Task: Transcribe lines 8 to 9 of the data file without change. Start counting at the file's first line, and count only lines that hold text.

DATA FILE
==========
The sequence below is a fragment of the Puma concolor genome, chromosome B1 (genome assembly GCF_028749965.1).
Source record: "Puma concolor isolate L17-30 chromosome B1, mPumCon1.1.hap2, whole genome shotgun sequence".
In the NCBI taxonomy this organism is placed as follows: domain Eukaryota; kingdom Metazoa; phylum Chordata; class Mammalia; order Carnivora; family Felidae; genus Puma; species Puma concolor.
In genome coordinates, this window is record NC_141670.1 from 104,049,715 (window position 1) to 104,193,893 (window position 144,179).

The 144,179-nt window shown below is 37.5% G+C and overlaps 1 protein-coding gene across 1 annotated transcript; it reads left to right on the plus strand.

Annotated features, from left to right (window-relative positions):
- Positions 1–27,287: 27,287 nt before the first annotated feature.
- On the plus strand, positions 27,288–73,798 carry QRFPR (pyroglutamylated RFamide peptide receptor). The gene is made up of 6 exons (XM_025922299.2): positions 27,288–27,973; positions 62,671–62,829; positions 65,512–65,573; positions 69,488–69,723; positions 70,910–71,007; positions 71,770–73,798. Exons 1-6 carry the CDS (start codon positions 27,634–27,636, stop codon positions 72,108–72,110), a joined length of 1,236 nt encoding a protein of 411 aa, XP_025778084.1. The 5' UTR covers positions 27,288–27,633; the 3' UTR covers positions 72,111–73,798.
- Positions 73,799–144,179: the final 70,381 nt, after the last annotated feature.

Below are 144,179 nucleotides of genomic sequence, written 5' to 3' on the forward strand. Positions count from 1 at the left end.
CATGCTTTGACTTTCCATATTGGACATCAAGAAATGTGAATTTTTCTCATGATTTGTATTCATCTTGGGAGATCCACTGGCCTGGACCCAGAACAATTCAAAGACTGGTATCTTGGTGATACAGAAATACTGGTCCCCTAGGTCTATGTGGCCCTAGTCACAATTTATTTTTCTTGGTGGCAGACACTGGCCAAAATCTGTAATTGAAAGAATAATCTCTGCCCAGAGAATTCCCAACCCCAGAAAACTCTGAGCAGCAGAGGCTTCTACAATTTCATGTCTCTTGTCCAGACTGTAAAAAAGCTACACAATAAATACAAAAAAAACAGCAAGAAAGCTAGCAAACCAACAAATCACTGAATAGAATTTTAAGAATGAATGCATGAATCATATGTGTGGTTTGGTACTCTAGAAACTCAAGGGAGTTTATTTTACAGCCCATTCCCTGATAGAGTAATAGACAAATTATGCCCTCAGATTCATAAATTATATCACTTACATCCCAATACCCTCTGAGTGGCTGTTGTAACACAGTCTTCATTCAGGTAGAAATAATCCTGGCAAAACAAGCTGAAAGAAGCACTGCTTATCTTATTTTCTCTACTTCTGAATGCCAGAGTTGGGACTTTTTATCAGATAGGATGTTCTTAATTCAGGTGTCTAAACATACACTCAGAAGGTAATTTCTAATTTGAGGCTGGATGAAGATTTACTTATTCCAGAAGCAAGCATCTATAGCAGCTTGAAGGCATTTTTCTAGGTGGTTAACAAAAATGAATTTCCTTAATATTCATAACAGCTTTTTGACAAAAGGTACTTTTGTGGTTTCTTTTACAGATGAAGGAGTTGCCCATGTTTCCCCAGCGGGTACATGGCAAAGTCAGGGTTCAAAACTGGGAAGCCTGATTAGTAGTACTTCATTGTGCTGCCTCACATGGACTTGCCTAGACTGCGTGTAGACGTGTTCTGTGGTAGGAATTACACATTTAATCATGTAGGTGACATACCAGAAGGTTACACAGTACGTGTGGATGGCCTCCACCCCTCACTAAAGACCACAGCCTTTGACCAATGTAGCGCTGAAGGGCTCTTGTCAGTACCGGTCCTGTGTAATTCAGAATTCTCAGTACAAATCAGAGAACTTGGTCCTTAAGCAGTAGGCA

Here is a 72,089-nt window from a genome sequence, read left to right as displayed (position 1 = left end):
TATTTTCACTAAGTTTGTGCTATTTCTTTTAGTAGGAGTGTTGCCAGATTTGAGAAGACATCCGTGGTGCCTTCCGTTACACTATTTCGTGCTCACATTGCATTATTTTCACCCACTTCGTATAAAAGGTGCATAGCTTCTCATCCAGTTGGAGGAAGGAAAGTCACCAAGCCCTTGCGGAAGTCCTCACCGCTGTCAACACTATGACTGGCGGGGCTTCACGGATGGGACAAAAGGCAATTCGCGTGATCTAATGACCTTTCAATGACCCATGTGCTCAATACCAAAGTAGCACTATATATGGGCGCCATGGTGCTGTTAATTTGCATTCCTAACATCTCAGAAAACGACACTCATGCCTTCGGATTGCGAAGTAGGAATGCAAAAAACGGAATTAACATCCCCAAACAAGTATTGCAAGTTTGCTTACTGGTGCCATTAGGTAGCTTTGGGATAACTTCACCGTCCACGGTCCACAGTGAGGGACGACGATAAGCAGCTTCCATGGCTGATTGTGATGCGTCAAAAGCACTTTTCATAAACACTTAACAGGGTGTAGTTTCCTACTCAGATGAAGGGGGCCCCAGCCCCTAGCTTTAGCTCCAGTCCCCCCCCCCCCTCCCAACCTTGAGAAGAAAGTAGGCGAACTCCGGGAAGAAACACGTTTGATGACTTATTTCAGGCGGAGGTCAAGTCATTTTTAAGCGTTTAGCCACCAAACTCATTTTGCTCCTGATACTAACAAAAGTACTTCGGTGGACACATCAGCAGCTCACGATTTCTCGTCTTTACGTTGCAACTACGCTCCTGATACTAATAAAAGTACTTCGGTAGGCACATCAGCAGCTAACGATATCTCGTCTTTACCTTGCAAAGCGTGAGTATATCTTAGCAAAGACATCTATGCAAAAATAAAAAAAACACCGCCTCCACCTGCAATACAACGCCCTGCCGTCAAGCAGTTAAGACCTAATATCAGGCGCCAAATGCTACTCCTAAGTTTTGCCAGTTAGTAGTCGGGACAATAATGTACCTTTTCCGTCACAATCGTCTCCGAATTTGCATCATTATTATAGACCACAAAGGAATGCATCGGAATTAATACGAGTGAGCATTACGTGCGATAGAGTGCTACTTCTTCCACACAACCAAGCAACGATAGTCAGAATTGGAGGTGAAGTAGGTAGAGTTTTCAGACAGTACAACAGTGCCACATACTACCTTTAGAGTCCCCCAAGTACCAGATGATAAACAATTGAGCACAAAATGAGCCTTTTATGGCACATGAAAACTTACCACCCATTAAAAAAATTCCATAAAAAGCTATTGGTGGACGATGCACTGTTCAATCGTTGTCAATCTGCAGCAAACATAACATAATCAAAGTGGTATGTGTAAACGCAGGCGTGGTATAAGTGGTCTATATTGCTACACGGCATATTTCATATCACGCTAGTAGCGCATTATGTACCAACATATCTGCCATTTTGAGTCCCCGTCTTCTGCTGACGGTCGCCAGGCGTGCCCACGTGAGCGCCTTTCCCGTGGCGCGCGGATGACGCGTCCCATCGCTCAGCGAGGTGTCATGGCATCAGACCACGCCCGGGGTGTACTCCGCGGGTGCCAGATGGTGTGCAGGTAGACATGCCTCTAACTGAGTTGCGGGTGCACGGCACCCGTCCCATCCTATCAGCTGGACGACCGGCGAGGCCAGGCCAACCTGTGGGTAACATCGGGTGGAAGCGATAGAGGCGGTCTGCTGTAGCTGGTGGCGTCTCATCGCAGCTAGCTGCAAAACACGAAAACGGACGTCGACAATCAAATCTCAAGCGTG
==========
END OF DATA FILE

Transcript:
- On the plus strand, positions 27,288–73,798 carry QRFPR (pyroglutamylated RFamide peptide receptor). The gene is made up of 6 exons (XM_025922299.2): positions 27,288–27,973; positions 62,671–62,829; positions 65,512–65,573; positions 69,488–69,723; positions 70,910–71,007; positions 71,770–73,798. Exons 1-6 carry the CDS (start codon positions 27,634–27,636, stop codon positions 72,108–72,110), a joined length of 1,236 nt encoding a protein of 411 aa, XP_025778084.1. The 5' UTR covers positions 27,288–27,633; the 3' UTR covers positions 72,111–73,798.
- Positions 73,799–144,179: the final 70,381 nt, after the last annotated feature.